Despite the lessons, the US never gave up every opportunity to start “color revolutions.” Its attacks on Libya and Syria, once again, dragged these nations into raging wars. What’s worse, as a result of the wars, a number of regulation vacuums provided ISIS and other religious extremist organizations a bed in which to grow stronger.

    The US, its Western allies, as well as the whole world, are now swallowing the sour fruits resulted from its self-willed deed, he added.

    According to the scholar, apart from its frequent diplomatic mistakes, its economy, politics and society, in which the Americans once took pride, are all in a predicament, arising more doubts over the superiority of the US system.

    The global financial crisis breaking out in 2008 exposed the defects of capitalism once again. It brought to light not only the failure of Keynesian policy to narrow the wealth gap and boost effective demand, but the greed and corruption of financial executives, the ineffectiveness of financial supervision, plus the government’s shielding of tycoons.

    The US public felt shock, despair and anger towards such defects, and the ensuing “Occupy Wall Street” movement is one of their ways to express dissatisfaction. The protest wave later spilled to other part of the world, triggering worldwide query over the US system and its values.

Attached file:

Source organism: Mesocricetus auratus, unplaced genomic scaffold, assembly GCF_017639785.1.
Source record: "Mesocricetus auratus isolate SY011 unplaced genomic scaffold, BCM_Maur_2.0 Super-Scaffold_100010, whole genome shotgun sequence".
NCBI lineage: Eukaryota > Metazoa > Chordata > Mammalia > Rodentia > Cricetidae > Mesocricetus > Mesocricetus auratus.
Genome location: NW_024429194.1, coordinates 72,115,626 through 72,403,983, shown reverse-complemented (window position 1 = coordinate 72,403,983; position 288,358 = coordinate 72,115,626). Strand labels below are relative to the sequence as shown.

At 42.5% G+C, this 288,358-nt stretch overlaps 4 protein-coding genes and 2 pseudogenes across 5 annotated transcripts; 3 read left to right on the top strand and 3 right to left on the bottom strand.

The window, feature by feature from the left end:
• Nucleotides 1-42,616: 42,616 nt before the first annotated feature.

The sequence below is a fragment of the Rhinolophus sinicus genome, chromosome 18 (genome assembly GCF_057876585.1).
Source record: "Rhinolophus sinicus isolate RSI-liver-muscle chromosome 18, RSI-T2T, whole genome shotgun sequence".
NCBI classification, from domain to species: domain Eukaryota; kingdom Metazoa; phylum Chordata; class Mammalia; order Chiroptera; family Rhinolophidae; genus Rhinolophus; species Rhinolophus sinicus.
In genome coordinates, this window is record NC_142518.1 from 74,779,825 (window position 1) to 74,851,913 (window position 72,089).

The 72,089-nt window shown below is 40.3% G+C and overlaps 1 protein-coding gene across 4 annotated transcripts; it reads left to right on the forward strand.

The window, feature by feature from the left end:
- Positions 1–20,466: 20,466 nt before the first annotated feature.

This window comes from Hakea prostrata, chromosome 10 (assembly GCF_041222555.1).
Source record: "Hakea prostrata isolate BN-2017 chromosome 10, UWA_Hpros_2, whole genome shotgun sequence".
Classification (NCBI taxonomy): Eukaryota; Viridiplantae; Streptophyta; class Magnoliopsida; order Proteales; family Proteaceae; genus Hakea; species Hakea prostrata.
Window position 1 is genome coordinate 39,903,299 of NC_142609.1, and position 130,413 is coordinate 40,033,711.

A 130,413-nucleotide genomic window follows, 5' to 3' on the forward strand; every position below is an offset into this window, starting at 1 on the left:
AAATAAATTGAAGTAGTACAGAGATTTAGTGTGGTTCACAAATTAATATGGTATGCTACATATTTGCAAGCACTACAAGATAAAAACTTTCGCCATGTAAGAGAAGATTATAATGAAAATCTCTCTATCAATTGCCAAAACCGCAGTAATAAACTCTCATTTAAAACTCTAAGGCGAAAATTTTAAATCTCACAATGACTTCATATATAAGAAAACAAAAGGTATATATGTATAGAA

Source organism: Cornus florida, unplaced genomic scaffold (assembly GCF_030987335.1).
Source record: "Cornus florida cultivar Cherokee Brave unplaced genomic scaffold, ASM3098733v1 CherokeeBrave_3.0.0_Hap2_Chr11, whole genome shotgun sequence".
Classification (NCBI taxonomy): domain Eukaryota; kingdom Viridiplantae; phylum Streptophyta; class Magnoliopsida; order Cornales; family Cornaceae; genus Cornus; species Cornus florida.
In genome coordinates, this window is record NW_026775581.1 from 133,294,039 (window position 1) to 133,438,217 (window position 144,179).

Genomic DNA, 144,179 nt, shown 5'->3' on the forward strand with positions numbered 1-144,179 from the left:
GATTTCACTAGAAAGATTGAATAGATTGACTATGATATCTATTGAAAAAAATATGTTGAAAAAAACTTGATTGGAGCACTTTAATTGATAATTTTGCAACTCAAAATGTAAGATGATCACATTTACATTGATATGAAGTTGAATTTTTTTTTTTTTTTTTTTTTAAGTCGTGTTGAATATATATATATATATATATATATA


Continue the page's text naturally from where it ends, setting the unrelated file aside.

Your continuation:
Zhang also criticized US domestic politics, citing its notorious presidential election system as an example.

    Manipulated by capital, the “winner takes all” election system in many states gives no chance to other newborn parties besides the two major parties. The American elections of the past two to three decades have been more like technical games.

    The candidates now focus more on technical details for the sake of more votes rather than their political ideas and governance philosophies, and the whole process has fallen into personal attacks between the two candidates, he added.

    Coupled with some other faults, the US and even the whole world began to question on the effectiveness of US democracy, as well as its leader selected in such a flawed way.

    The article analyzed that one key reason for its flopping election lies in a lack of innovative governing ideas.